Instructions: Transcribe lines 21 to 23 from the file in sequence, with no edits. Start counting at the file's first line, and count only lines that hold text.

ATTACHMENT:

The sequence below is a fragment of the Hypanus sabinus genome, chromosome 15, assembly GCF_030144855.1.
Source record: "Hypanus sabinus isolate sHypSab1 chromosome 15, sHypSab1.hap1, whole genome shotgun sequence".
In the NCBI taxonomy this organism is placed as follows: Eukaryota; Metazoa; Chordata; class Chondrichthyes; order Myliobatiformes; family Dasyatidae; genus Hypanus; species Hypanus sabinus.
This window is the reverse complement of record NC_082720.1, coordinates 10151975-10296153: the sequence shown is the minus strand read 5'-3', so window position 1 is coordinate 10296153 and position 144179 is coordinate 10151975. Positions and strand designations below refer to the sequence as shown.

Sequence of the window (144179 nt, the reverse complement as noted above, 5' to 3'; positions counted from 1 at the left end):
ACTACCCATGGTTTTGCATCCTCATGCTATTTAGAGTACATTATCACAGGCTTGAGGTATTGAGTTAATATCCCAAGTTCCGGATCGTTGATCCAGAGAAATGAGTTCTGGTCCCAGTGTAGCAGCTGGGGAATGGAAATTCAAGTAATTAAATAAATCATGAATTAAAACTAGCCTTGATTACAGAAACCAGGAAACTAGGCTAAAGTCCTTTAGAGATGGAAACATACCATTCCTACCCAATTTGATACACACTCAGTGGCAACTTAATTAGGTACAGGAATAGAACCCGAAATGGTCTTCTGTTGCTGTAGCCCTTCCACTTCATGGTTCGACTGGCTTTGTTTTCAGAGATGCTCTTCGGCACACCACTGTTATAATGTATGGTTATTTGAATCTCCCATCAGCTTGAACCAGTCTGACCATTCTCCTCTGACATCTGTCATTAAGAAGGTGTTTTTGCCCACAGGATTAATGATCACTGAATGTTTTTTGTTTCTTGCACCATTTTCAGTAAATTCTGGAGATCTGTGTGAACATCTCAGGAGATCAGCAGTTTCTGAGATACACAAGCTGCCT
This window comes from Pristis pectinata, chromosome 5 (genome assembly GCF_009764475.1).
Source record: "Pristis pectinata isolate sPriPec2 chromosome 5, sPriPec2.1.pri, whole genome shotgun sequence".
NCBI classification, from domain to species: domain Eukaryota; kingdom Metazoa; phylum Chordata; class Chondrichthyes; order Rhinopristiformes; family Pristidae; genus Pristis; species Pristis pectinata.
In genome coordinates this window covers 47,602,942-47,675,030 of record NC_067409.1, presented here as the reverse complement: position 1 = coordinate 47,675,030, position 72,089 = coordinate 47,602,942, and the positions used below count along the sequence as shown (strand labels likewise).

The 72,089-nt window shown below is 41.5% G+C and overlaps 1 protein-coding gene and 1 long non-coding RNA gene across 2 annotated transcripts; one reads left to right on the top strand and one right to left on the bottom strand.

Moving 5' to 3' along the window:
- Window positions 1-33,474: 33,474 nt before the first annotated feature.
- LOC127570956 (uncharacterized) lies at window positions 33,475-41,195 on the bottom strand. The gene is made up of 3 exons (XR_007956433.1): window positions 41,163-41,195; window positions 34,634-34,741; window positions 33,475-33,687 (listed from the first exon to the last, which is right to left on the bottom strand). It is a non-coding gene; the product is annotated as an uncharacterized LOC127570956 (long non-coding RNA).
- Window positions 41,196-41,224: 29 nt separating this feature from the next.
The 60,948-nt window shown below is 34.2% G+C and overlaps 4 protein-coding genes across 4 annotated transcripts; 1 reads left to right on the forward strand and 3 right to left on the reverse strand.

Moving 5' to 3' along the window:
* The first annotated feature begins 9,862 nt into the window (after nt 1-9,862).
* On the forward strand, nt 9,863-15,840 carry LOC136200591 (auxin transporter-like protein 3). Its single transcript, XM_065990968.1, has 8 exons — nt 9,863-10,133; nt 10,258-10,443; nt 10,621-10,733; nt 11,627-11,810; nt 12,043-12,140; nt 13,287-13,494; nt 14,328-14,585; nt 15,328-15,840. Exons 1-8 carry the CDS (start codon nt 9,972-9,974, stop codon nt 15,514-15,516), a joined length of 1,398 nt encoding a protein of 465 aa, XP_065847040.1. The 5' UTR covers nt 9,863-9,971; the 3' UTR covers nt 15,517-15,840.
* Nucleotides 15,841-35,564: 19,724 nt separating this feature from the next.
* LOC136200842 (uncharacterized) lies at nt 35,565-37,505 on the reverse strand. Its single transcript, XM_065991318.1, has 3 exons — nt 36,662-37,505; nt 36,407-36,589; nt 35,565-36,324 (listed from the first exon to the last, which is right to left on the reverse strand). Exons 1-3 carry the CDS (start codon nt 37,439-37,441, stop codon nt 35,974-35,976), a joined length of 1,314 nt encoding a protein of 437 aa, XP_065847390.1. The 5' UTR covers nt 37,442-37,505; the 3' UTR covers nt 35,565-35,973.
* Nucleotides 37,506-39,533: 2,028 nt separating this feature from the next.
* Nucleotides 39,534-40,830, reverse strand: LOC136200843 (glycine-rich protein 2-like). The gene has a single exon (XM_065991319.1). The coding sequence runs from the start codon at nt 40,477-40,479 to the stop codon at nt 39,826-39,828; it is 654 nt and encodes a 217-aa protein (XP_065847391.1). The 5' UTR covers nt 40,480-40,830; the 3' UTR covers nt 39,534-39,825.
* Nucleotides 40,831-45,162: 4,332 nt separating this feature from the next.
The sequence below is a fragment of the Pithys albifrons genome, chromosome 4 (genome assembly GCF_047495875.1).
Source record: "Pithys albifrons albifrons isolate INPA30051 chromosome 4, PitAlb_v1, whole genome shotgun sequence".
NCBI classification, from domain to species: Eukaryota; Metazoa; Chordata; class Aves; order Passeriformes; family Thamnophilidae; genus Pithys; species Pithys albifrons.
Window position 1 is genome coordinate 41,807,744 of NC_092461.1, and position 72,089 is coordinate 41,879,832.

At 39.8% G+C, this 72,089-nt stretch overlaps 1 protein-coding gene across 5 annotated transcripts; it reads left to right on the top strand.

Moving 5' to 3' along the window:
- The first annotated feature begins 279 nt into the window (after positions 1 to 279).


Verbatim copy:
* LOC136200842 (uncharacterized) lies at nt 35,565-37,505 on the reverse strand. Its single transcript, XM_065991318.1, has 3 exons — nt 36,662-37,505; nt 36,407-36,589; nt 35,565-36,324 (listed from the first exon to the last, which is right to left on the reverse strand). Exons 1-3 carry the CDS (start codon nt 37,439-37,441, stop codon nt 35,974-35,976), a joined length of 1,314 nt encoding a protein of 437 aa, XP_065847390.1. The 5' UTR covers nt 37,442-37,505; the 3' UTR covers nt 35,565-35,973.
* Nucleotides 37,506-39,533: 2,028 nt separating this feature from the next.
* Nucleotides 39,534-40,830, reverse strand: LOC136200843 (glycine-rich protein 2-like). The gene has a single exon (XM_065991319.1). The coding sequence runs from the start codon at nt 40,477-40,479 to the stop codon at nt 39,826-39,828; it is 654 nt and encodes a 217-aa protein (XP_065847391.1). The 5' UTR covers nt 40,480-40,830; the 3' UTR covers nt 39,534-39,825.